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Whitebark pinePopulations of whitebark pine (Pinus albicaulis) are declining throughout most of the species range because of high levels of mortality from the exotic fungal pathogen (Cronartium ribicola) that causes the disease white pine blister rust in five-needle pines, and periodic upsurges of the endemic mountain pine beetle (Dendroctonus ponderosae). The absence of fire in some forests has also led to advanced succession of shade-tolerant species and subsequent reductions in whitebark pine. Finally, increased atmospheric warming and associated effects from altered precipitation patterns further threaten to reduce the geographic distribution of the species.

Precipitous declines in whitebark pine have cascading effects throughout the ecosystem primarily because of the subalpine and treeline positions the species occupies. When forest stands succumb to mortality, few if any other species exist to fill the structural and functional roles of whitebark pine. Notably, whitebark pine presence dampens snow melt, stabilizes soils, provides cover and birthing habitat, and its seeds are highly nutritious and consumed by a wide array of vertebrate species.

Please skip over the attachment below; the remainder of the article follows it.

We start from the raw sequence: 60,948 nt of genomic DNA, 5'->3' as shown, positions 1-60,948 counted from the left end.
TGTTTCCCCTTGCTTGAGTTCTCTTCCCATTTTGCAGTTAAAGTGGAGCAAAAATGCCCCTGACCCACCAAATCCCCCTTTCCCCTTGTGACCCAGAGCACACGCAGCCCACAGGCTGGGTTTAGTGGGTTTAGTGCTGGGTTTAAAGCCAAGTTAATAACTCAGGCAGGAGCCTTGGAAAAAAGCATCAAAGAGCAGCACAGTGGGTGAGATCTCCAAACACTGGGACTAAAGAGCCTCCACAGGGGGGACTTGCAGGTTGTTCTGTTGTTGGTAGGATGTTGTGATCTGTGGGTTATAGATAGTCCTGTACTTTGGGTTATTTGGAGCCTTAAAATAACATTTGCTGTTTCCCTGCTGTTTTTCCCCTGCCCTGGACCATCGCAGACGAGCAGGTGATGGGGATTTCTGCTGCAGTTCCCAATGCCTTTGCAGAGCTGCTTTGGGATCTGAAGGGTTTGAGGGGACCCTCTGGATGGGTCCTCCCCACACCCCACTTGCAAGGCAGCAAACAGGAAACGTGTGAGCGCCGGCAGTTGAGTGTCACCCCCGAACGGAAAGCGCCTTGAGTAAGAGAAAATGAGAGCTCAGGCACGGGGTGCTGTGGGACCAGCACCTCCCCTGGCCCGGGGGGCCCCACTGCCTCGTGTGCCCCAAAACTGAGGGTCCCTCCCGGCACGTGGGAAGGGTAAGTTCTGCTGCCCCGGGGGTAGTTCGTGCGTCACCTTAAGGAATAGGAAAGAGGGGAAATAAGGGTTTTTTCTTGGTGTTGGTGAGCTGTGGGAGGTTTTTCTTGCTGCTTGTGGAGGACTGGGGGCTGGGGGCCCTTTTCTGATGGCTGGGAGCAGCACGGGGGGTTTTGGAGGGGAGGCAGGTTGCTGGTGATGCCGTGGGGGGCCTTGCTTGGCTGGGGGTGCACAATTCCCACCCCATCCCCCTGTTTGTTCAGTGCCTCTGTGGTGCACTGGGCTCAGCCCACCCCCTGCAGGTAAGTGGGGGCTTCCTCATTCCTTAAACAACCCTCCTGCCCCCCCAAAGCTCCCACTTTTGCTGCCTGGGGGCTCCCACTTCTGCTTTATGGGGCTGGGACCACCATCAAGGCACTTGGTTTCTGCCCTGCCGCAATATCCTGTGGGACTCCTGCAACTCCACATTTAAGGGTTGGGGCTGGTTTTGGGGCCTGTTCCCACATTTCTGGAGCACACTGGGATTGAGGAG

For over thirty years researchers and managers have sought to understand whitebark pine ecology, and to devise and implement procedures to reduce population decline and restore these valuable high-elevation ecosystems. The documents presented in this Hot Topic are a collection of the key contributions from this effort.

This hot topic was developed in partnership with the Fire Effects Information System.